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Group Crafts Guide
To AssistedLiving Choices
But few are aware that terms such as "assisted living" and "independent living" are merely for marketing, and that most such facilities are unlicensed in
"In the last 10 years, many unlicensed homes have popped up. We used to say, 'In
Citizens for Better Care received a $51,000 grant through the
"Many consumers, especially baby boomers, are helping their parents find facilities such as this. They don't know where to start, what questions to ask," Grant said.
"Since there is a lot of guilt with placing a parent and moving a parent out of their home, many times the adult children are drawn by the accoutrements of these places. They see a lovely environment and they forget they are consumers, and don't ask the right questions."
Yet the right questions are especially crucial because assisted living is not licensed or regulated by the state, she said. Assisted living is essentially a landlord-tenant relationship.
"People really need to read over that contract and see what they're paying for, what their services will be," Grant said. "For instance, the range of price on assisted-living facilities can go anywhere from $1,500 a month to $3,500, $4,000. It is possible people are just paying for the basic bed and board when they're being quoted $1,500. They might be surprised to find out they have to pay extra for meals, toilet paper, incontinence items, cleaning, whatever."
Some assisted-living centers offer a package of services at a certain price, with the price increasing with each step up into packages that have additional services.
Government benefits such as Medicare, Medicaid or Supplemental Security Income don't cover assisted living, so, in general, seniors must pay out of their own pockets. Most assisted-living centers operate outside the state's licensing structure, so there are no requirements on staff qualifications nor is there a formal complaint process.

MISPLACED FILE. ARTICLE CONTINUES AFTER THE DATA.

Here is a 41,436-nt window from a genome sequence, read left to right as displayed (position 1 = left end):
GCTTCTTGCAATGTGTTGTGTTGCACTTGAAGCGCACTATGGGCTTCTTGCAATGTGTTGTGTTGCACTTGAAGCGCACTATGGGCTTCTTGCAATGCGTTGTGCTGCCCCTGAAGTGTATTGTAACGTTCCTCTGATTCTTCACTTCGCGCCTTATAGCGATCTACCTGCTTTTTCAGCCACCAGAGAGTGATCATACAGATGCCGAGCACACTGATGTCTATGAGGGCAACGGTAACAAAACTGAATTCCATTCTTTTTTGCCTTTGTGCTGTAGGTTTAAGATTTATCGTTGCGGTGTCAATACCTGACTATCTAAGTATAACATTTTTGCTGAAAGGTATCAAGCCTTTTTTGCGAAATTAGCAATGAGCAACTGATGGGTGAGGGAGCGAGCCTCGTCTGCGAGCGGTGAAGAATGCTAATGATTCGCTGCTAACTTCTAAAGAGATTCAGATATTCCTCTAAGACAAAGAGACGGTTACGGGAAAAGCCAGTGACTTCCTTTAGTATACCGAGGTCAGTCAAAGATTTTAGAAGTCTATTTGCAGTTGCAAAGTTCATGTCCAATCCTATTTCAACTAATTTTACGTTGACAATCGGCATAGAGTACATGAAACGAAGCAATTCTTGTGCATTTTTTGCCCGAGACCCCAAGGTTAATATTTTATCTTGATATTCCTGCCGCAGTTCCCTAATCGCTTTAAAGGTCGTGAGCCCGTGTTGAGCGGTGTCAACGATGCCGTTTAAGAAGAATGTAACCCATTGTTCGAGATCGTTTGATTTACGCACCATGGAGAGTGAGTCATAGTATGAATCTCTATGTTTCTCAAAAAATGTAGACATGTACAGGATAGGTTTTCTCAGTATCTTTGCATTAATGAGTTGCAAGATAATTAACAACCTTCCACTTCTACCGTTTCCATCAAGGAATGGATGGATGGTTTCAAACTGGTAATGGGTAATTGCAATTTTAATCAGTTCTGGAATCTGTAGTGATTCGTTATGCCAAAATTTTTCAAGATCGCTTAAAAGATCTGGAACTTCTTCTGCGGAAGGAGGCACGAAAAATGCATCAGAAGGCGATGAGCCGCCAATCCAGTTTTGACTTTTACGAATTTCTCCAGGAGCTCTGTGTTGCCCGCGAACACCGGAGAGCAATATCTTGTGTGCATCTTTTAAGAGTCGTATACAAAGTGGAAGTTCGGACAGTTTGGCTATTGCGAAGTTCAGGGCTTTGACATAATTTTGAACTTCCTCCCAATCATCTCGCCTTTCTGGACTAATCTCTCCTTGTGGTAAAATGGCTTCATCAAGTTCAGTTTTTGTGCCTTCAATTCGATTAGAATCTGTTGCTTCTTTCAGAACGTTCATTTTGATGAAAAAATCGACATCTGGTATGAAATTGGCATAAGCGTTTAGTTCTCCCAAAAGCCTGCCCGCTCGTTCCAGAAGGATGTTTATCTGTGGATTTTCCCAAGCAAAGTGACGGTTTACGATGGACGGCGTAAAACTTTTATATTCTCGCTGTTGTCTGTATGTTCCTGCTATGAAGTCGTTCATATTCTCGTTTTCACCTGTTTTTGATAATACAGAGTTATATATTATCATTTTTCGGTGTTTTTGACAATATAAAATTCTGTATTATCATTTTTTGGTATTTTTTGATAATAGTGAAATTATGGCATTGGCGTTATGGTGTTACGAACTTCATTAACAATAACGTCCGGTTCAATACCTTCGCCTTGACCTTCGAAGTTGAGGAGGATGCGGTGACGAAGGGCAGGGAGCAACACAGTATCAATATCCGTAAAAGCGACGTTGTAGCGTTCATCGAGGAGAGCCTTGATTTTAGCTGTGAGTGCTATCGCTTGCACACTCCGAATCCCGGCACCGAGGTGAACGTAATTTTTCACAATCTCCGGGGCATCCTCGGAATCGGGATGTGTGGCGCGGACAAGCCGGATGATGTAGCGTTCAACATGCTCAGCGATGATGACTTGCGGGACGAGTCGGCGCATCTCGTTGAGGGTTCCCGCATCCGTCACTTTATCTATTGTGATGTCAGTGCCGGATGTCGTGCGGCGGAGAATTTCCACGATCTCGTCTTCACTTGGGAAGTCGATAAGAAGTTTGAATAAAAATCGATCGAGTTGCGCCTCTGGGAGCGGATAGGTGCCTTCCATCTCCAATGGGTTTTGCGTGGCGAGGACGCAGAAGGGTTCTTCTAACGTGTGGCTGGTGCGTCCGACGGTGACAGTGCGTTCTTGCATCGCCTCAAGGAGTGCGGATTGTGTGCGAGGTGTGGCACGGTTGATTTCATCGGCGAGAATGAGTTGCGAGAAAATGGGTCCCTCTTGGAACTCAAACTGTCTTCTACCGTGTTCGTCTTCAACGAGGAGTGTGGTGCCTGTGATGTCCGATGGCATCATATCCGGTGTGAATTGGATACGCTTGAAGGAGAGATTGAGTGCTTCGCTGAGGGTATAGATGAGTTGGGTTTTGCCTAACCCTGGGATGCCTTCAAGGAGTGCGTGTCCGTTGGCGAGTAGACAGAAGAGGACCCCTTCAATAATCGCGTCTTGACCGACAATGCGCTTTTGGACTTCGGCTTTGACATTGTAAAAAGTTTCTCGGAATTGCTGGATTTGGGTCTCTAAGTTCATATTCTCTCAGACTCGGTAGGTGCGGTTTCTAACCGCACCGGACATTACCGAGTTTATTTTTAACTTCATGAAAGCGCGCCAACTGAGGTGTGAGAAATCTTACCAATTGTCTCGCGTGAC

For licensed nursing homes, homes for the aged and adult foster care homes, Citizens for Better Care can track those items, said Pat MacKinnon, program director and long-term-care ombudsman in the
"We try and gather information on the services that they provide; costs for those services; information on staffing, which is a big issue; any extra costs, whether there's a deposit or application fees; extras they might have, for example, can you have a pet; whether the facility itself is accessible with handicapped-accessible rooms. It's just some basic info, things people want to know," said MacKinnon, who developed the database under the senior millage grant.
"There is really no government oversight, so if I complain, no authority will come in and do an investigation," she said. "You are limited to what the contract agreement is. There's no obligation of the facility or community to do any kind of oversight or know what's up with a resident. There's no assessment process. If somebody needs a service, it's up to you to figure out what services you need and get that set up for yourself."
In addition to sharing information from its assisted-living database, Citizens for Better Care's
Grant said Citizens for Better Care would like assisted-living centers to fall under the state licensing program for adult foster care.
"We feel very strongly. Citizens for Better Care has taken the stand that all assisted-living facilities should be licensed by the state," Grant said. "It's not a matter of recreating the wheel. Adult foster care could be used for the unlicensed homes."
If services provided by an assisted-living center fall under the state law that demands licensing for adult foster care and homes for the aged, the facility should be licensed, said Linda Lawther, president of the Michigan Center for Assisted Living, a trade group. But "assisted living" is a "loosely used term" that has no legal identity, so it would be difficult to know which facilities should be licensed, she said.
If provided services "fall under state law, they should be licensed. Otherwise, it's free enterprise," Lawther said.